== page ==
Analysis and interpretation of spaced receiver scintillation data recorded at an equatorial station
Article first published online: 7 DEC 2012
Copyright 1988 by the American Geophysical Union.
Volume 23, Issue 3, pages 347–361, May-June 1988
How to Cite
1988), Analysis and interpretation of spaced receiver scintillation data recorded at an equatorial station, Radio Sci., 23(3), 347–361, doi:10.1029/RS023i003p00347., , and (
- Issue published online: 7 DEC 2012
- Article first published online: 7 DEC 2012
- Manuscript Accepted: 15 FEB 1988
- Manuscript Received: 24 SEP 1987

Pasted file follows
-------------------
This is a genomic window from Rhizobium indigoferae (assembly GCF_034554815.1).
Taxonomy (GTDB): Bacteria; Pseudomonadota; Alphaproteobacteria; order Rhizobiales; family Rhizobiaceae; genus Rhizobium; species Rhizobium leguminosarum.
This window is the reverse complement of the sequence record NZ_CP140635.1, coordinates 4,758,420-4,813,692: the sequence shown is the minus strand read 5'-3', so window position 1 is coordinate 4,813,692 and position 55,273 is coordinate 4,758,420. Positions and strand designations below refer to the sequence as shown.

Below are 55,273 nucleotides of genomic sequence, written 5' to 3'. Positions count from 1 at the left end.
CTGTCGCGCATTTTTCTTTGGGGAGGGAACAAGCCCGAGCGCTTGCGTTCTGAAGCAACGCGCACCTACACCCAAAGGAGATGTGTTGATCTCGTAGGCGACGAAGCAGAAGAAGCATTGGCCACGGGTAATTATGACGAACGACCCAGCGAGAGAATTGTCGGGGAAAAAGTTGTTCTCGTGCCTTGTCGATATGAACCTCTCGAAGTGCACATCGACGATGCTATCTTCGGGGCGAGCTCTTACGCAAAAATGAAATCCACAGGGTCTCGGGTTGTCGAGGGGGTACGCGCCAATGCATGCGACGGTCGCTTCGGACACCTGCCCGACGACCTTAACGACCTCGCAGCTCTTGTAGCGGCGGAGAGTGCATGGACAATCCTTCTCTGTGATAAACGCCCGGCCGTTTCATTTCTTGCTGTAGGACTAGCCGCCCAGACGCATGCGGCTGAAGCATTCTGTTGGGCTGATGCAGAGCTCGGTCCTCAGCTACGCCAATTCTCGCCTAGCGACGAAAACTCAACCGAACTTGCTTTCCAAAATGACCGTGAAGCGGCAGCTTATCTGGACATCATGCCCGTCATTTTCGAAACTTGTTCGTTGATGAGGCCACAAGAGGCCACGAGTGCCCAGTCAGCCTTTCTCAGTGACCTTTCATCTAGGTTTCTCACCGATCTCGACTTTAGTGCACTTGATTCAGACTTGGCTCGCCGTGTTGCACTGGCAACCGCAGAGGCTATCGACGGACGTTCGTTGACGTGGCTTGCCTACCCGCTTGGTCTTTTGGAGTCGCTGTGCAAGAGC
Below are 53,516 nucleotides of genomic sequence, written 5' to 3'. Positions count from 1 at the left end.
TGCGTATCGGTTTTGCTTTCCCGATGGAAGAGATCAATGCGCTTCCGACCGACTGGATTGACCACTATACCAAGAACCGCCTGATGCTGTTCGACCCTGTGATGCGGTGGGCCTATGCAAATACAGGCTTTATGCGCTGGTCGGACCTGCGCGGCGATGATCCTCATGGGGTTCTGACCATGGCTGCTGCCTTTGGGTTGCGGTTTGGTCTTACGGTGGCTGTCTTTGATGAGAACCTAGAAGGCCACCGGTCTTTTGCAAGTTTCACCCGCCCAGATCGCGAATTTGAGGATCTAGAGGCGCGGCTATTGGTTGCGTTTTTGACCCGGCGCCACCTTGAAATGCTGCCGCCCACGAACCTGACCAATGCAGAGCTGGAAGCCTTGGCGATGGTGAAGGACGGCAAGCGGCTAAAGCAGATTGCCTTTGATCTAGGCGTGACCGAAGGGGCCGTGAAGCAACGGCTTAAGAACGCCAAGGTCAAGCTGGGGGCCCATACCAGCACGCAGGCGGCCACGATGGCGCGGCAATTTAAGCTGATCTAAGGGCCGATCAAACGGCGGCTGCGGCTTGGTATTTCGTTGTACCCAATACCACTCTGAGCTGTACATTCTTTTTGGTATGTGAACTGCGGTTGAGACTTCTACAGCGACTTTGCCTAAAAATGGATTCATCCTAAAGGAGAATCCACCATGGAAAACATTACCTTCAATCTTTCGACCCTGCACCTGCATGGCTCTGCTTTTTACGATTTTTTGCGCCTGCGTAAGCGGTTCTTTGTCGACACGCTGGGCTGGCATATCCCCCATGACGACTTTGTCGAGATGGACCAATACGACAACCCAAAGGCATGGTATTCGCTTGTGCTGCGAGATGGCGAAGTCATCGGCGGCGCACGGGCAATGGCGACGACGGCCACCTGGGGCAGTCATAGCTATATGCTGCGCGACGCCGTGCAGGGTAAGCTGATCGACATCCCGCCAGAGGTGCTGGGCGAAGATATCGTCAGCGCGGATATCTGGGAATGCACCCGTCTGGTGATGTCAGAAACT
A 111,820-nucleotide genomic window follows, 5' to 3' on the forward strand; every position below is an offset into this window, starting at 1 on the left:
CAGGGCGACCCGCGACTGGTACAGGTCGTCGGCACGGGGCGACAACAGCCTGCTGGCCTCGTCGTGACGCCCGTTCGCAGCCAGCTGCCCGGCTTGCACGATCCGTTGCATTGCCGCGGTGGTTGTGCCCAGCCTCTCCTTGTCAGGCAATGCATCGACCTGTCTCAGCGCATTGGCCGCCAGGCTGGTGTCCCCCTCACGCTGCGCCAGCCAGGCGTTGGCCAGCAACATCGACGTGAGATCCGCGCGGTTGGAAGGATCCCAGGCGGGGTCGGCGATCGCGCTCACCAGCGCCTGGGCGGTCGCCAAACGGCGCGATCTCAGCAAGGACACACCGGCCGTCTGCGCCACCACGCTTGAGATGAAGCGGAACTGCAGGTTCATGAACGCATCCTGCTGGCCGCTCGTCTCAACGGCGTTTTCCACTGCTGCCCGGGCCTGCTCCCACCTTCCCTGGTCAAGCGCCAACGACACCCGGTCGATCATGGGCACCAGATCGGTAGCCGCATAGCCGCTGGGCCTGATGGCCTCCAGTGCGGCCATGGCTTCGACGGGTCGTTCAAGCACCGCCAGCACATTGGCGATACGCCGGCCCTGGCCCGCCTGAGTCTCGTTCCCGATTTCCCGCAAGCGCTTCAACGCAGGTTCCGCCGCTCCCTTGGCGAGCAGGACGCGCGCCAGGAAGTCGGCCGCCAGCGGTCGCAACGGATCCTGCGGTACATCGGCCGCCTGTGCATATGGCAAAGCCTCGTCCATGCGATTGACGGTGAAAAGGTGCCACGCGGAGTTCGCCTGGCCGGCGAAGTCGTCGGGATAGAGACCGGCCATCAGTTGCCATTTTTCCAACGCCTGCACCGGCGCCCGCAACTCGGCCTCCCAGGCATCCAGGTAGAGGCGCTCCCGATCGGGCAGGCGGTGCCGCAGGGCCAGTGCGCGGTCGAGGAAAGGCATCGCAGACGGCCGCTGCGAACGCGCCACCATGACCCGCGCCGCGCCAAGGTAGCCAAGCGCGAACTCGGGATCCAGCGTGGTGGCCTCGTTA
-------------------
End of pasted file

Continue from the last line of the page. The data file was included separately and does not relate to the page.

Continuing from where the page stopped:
Ultrahigh frequency satellite signals from the Pacific FleetSat (53° elevation angle) and L band signals from the Pacific Marisat (50° elevation angle) were recorded in Guam, an equatorial station, from April 1982 through May 1, 1983. Three receivers aligned in the magnetic east-west direction were used, with the most widely separated receivers (457.2 m separation) recording the UHF signal amplitudes and the middle receiver recording the L Band signal amplitudes. These data are analyzed for the drift characteristics of ionospheric irregularities. The digitized spaced receiver data are processed to yield the scintillation index, the cross-correlation function and the self-power spectrum. By assuming a locally frozen flow, several methods have been devised to compute the drift velocity, V0, and the characteristic random velocity, VC. These methods seem to show internal agreement. They also show that the velocity fluctuations decrease markedly during the first few hours after local sunset. The spectral index of the self-power spectrum roll-off was also determined during times of both weak and strong scintillation. For the weak scintillation cases, the slopes were observed to gradually steepen as the night progressed into the postmidnight period. This steepening suggests the decaying of smaller-sized irregularities. There were a few exceptions to this observed decay. For the strong scintillation cases, the shape and slope of the self-power spectrum were observed to be influenced by the drift velocity and scattering strength of the irregularities.